Who needs the hassle of dealing with scumbags who game the system and are almost impossible to get out if they stop paying rent ?
    The local Irish are the worst tbh. A long time ago I decided to only rent out my properties to East Europeans and I’ve never regretted it. Most have been with me for years as excellent reliable tenants and all have good jobs. We came to a satisfactory agreement during the pandemic where I basically waived most of their rent. In return they helped out with some work in kind – painting and renovating the properties etc.
    They threw a big aul’ party when things got back to normal. They’re excellent, trustworthy people and they were very grateful for the breaks I gave them.

    1. Covid19000

      I love living with all the new/non/soon to be Ireland dwellers. So much quieter and respectful.

      1. TenPin Terry

        The thing I noticed early on years ago is that my Irish tenants always came with a sense of entitlement – and were often outraged when I demanded references.
        And they always left the place looking like a tip when they went. Always.
        My East European tenants and their families are wonderful, respectful people who appreciate the effort I put into each property.
        They’ve become good friends.

          1. Mad

            Charlie Santorum is a slum landlord who rents to the most vulnerable and easily exploited in society and then complains there are too many immigrants.

        1. jonjoker

          “my Irish tenants always came with a sense of entitlement” … “always left the place looking like a tip when they went”

          It sounds like you are a typical Irish landlord so.
          People give as good as they get, so I imagine that you rent out slums at the lowest end of the market, so you got the sort of tenants who couldn’t find anything better. And when they eventually did, they left the place a tip, just as they found it.

    2. Diddy

      Your Irish tenants would have in yesteryear been babysitterd by the state in social housing until drink drugs and cigarettes killed them

      1. TenPin Terry

        A1 brother.
        Our East European chums have a great work ethic and desire to better themselves and it shows in the way they treat their accommodation.
        In my early days as a landlord you wouldn’t believe the state some of the Irish tenants left the houses in – how can people live lives like that ?
        Best decision I ever made was to put up an Iron Curtain.
        Slovakian, Latvian and Polish tenants form my rental portfolio at the moment and they’re not an ounce of trouble.

      2. K.Cavan

        Ah, Diddy, you another “Sales Counter Executive” who thinks he’s Middle-class? Smash the oiks!

  6. AssPants

    It’s not just rental income that private individuals suffer with over taxation, it’s their total income.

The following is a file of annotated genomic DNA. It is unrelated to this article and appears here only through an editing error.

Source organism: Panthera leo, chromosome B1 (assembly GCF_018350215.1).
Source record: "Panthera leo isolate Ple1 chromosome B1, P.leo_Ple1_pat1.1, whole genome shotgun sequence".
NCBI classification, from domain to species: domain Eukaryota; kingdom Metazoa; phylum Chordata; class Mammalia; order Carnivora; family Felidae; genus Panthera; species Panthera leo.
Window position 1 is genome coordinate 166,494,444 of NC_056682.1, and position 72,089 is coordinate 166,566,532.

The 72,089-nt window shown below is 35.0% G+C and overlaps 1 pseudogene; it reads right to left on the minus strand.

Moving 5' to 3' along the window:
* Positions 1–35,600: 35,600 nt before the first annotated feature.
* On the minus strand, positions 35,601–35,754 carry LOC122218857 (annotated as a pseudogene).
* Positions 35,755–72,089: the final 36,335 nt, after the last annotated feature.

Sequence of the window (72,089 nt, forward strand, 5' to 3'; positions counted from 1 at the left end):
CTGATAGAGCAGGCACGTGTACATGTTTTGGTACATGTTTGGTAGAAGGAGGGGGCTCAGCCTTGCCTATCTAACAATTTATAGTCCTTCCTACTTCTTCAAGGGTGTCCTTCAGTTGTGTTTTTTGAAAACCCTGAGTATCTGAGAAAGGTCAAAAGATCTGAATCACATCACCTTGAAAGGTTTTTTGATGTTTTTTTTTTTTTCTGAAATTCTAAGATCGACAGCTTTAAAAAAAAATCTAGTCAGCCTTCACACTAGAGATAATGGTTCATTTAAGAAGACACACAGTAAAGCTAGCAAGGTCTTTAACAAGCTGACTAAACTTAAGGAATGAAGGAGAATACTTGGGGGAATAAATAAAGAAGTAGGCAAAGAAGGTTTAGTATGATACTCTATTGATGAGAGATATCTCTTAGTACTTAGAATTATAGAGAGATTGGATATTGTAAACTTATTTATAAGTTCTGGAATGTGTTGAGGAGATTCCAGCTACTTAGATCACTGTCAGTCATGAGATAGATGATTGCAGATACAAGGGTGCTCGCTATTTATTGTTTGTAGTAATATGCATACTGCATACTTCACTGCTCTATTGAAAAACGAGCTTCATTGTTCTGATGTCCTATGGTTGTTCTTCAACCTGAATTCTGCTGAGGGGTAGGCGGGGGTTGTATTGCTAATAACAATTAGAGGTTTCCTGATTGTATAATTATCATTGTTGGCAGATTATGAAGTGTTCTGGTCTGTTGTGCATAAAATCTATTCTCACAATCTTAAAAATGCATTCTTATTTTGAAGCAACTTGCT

Why is the base rate of Corporate Tax 12.5%; yet private individuals base rate of income tax is 20%, plus levies such as PRSI, USC.

    Maybe take a look at the whole corporate entity taxation -v- private individual taxation, you will find a significant margin between the cumulative tax take of a corporation and a private individual.

    1. K.Cavan

      The majority of every working-class person’s income goes back to the government in direct or indirect taxes, levies, fees, duties, contributions & fees, they like fees.
      How else can they pay a lad who got a pass Leaving Cert 30 years ago three times what a Computer Science Graduate earns?

  7. Boe_Jiden

    people still have a bad view of land lords even though they have to pay taxes on their rental income AS WELL as any income from their employment/other businesses which is unbelievable in this day and age and people don’t realise that a lot of l and lords now are accidental land lords who ended up with properties to rent out that they didn’t plan for theres a lot of headaches to go along with being a land lord but people just like moan and bash them

    1. K.Cavan

      Yes, they do like to moan & bash them, don’t they Boe? Even though they pay tax!
      Ungrateful, that’s what I’d call it.
      If I was a landlord.

  8. Shea

    Ironically the real reason why the private landlord is being pushed out of the market has a sponsored advert immediately under the article that Broadsheet is capitalizing on – “Quayside Quarter – Dublin Rental Apartments and More”

    1. K.Cavan

      Broadsheet, capitalizing on things, eh? What next, I ask you.
      Did you get a backhander for drawing our attention to that ad, Shea? You should’ve.

  9. Horsethieving Dopesniffer

    ECB’s interest rates are going up this year.
    The current state of Germany’s realestate market was described as “overheated”.
    Word “correction” is getting mentioned more often.